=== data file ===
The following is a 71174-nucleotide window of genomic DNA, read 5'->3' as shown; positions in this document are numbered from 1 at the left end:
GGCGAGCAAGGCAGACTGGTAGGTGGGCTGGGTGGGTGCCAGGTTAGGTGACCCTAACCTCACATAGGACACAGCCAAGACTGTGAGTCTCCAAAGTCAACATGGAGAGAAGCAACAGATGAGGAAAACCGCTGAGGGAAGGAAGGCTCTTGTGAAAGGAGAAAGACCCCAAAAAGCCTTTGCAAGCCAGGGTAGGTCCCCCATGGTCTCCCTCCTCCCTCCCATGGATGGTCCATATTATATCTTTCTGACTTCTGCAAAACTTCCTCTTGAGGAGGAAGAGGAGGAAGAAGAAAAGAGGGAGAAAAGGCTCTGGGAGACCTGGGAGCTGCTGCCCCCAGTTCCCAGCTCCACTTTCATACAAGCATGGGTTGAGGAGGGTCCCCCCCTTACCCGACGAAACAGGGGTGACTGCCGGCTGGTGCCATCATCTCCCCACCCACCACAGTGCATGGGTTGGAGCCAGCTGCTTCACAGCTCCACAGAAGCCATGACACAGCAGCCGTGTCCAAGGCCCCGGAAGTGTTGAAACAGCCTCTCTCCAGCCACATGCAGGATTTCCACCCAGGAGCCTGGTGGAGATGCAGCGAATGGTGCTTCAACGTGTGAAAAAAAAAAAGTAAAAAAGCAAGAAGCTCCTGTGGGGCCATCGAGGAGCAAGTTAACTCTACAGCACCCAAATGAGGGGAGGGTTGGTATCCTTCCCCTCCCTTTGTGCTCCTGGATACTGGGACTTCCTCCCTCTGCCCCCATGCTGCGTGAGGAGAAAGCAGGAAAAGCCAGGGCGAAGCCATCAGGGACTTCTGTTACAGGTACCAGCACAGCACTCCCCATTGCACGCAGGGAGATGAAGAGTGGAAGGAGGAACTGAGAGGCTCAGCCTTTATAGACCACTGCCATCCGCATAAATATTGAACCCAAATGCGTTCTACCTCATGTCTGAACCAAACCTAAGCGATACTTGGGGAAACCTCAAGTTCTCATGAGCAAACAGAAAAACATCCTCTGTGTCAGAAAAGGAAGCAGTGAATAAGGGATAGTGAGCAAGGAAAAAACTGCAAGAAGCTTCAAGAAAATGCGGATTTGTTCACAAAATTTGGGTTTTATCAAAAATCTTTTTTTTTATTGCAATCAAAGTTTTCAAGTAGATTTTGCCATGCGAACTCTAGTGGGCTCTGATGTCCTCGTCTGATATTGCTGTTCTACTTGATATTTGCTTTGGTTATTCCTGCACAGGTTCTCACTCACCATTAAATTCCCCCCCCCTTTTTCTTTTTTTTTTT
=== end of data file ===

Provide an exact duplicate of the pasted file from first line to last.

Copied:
The following is a 71174-nucleotide window of genomic DNA, read 5'->3' as shown; positions in this document are numbered from 1 at the left end:
GGCGAGCAAGGCAGACTGGTAGGTGGGCTGGGTGGGTGCCAGGTTAGGTGACCCTAACCTCACATAGGACACAGCCAAGACTGTGAGTCTCCAAAGTCAACATGGAGAGAAGCAACAGATGAGGAAAACCGCTGAGGGAAGGAAGGCTCTTGTGAAAGGAGAAAGACCCCAAAAAGCCTTTGCAAGCCAGGGTAGGTCCCCCATGGTCTCCCTCCTCCCTCCCATGGATGGTCCATATTATATCTTTCTGACTTCTGCAAAACTTCCTCTTGAGGAGGAAGAGGAGGAAGAAGAAAAGAGGGAGAAAAGGCTCTGGGAGACCTGGGAGCTGCTGCCCCCAGTTCCCAGCTCCACTTTCATACAAGCATGGGTTGAGGAGGGTCCCCCCCTTACCCGACGAAACAGGGGTGACTGCCGGCTGGTGCCATCATCTCCCCACCCACCACAGTGCATGGGTTGGAGCCAGCTGCTTCACAGCTCCACAGAAGCCATGACACAGCAGCCGTGTCCAAGGCCCCGGAAGTGTTGAAACAGCCTCTCTCCAGCCACATGCAGGATTTCCACCCAGGAGCCTGGTGGAGATGCAGCGAATGGTGCTTCAACGTGTGAAAAAAAAAAAGTAAAAAAGCAAGAAGCTCCTGTGGGGCCATCGAGGAGCAAGTTAACTCTACAGCACCCAAATGAGGGGAGGGTTGGTATCCTTCCCCTCCCTTTGTGCTCCTGGATACTGGGACTTCCTCCCTCTGCCCCCATGCTGCGTGAGGAGAAAGCAGGAAAAGCCAGGGCGAAGCCATCAGGGACTTCTGTTACAGGTACCAGCACAGCACTCCCCATTGCACGCAGGGAGATGAAGAGTGGAAGGAGGAACTGAGAGGCTCAGCCTTTATAGACCACTGCCATCCGCATAAATATTGAACCCAAATGCGTTCTACCTCATGTCTGAACCAAACCTAAGCGATACTTGGGGAAACCTCAAGTTCTCATGAGCAAACAGAAAAACATCCTCTGTGTCAGAAAAGGAAGCAGTGAATAAGGGATAGTGAGCAAGGAAAAAACTGCAAGAAGCTTCAAGAAAATGCGGATTTGTTCACAAAATTTGGGTTTTATCAAAAATCTTTTTTTTTATTGCAATCAAAGTTTTCAAGTAGATTTTGCCATGCGAACTCTAGTGGGCTCTGATGTCCTCGTCTGATATTGCTGTTCTACTTGATATTTGCTTTGGTTATTCCTGCACAGGTTCTCACTCACCATTAAATTCCCCCCCCCTTTTTCTTTTTTTTTTT